Photo of Paul Beresford Paul Beresford Ceidwadwyr, Mole Valley

The hon. Lady was at the teach-in, where the Metropolitan police discussed the American Marine. When the American Marine case came up, all the people on sub-group A and its legal advisers considered it very carefully. Two points arose: first, the sub-group thought that the clause applied, as the Marine was someone from outside coming in to collect the young lady and take her away. Secondly, the co-operation on this crime across the world, involving Interpol and various forces, was remarkably close and very effective.

In the case of Luke Sadowski, whose name I keep mispronouncing, if there had been a not guilty plea, the main people involved in the prosecution would have been Americans, and the case would have involved American law enforcement. We are working together very closely, and the clause will help us to stay ahead. I think that the hon. Lady will find that her fears are unfounded.

Photo of Sandra Gidley Sandra Gidley Democratiaid Rhyddfrydol, Romsey

I thank the hon. Gentleman for his intervention, and for shedding some light on the subject. I will also be interested in the Minister's clarification.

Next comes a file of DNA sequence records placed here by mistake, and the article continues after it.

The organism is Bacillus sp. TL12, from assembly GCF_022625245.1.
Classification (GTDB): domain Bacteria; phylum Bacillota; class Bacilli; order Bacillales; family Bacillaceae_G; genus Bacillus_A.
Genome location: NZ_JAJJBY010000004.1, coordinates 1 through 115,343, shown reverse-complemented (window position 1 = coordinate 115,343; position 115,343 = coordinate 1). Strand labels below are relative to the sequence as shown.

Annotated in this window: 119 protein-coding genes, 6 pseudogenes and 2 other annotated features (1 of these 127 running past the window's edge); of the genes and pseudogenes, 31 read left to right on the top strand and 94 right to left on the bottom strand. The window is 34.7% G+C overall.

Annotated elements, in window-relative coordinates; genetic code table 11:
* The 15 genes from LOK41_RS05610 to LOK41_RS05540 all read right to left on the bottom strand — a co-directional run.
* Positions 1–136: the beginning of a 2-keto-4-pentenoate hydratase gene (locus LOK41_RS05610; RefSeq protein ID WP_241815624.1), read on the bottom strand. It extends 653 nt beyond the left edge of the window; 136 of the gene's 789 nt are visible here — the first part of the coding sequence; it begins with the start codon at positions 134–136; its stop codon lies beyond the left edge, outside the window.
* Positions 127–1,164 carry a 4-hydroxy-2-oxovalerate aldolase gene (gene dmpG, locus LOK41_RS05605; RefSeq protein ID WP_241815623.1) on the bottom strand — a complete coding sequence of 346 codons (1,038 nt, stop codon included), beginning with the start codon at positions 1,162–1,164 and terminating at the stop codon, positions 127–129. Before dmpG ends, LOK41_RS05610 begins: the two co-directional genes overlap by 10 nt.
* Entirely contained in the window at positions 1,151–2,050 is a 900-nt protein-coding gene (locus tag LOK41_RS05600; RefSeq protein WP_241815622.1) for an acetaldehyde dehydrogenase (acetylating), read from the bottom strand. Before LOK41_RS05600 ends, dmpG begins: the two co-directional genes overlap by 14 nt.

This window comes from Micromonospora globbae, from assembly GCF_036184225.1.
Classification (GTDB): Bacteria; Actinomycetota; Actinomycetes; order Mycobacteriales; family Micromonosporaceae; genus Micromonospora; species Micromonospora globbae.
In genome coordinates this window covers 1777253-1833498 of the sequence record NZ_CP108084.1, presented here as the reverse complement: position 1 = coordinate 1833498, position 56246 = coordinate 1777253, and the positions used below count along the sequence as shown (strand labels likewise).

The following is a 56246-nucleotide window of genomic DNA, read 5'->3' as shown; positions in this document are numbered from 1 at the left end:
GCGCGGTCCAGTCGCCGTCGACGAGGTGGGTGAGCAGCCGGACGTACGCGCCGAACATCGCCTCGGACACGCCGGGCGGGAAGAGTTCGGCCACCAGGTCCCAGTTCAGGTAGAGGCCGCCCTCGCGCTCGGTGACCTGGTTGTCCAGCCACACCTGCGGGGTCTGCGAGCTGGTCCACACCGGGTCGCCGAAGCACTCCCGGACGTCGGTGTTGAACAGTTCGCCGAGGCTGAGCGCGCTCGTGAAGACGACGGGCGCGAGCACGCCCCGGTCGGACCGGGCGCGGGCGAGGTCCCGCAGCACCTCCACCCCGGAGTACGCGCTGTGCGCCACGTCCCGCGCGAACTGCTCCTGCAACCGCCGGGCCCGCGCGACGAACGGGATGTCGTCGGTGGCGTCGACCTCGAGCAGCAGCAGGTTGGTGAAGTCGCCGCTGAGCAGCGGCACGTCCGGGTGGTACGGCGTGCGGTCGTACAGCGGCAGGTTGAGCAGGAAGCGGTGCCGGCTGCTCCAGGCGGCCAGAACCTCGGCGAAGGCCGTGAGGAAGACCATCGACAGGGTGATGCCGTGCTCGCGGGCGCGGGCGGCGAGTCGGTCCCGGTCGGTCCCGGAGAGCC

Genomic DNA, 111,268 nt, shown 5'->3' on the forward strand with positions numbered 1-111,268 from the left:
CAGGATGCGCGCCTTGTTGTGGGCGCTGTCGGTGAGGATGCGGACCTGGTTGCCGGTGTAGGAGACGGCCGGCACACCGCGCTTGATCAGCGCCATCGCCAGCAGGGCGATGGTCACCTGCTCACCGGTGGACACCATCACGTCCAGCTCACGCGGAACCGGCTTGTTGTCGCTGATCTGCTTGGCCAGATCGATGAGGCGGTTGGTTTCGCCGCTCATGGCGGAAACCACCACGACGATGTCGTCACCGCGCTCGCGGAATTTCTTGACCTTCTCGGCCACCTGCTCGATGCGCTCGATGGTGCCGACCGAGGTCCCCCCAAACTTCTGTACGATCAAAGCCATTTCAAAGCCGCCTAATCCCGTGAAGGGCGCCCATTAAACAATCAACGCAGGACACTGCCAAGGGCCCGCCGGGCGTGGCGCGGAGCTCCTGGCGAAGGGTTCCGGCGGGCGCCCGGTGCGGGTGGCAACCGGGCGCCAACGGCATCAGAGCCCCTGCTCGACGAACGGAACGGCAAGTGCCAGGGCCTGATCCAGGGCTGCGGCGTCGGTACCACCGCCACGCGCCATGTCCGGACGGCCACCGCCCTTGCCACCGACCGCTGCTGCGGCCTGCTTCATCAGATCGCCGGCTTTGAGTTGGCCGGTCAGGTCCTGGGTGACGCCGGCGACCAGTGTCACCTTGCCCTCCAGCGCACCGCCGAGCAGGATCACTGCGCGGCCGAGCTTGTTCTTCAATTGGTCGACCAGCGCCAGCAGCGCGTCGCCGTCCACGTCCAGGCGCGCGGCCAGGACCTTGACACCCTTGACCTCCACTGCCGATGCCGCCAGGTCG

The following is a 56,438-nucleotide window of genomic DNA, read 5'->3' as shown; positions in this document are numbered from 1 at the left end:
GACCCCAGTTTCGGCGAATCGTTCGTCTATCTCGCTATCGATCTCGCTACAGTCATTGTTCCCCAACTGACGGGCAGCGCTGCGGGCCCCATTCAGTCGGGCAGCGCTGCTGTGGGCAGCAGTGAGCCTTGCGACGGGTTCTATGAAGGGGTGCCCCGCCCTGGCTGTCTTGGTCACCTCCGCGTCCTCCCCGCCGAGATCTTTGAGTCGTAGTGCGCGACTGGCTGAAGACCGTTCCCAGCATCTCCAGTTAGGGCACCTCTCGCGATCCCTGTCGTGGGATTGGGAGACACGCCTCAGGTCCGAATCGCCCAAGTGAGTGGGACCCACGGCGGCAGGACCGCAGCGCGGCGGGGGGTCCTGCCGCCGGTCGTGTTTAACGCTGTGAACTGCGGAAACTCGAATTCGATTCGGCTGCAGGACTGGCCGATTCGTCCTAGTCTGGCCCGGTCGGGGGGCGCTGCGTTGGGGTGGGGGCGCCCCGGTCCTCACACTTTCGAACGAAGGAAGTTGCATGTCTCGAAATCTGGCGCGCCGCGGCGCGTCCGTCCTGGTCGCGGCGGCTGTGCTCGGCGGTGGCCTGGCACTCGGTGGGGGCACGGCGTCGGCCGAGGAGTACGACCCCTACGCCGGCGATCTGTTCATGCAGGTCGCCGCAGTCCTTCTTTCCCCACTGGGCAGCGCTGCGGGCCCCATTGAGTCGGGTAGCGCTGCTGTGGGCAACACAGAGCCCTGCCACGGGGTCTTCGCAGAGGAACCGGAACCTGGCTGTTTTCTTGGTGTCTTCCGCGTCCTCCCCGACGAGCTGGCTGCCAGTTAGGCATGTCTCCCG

I touched earlier on a point that did not involve the internet, and I do not intend to repeat my arguments. On another point, we have heard that much abuse of children is committed by children. The clause does nothing, on the face of it, to provide a defence or safeguard in a situation in which a 17-year-old is grooming someone younger. I am not clear on what would happen in such circumstances, because clause 17 cannot be used—we would almost have to wait for an offence to happen before we could act. I hope that the Minister will reassure me that that is not the case.

Photo of Paul Goggins Paul Goggins Parliamentary Under-Secretary, Home Office

Most of my responses are to the hon. Member for Romsey, but first I join in the remarks that the hon. Member for Mole Valley made about the taskforce and the sub-group. He has been involved with them for far longer than I have, but like him I very much appreciate their contribution.

In relation to the hon. Lady's question about the Sentencing Guidelines Council, which I was not able to answer, the council will consider producing sentencing guidelines for all the offences in the Bill, including the one that we are debating. I hope that that reassures her.

On the hon. Lady's four scenarios of A and B, which I more or less followed, the answer is yes to all of them. Communication can take place anywhere in the world and the meeting can take place anywhere in the world, but part of the travel to the meeting must take place in England or Wales. We must always consider what is within and outwith our jurisdiction. Given the scale of the internet and its capacity to communicate across the globe, we have struck a fair balance.

Question put and agreed to.

Clause 17 ordered to stand part of the Bill.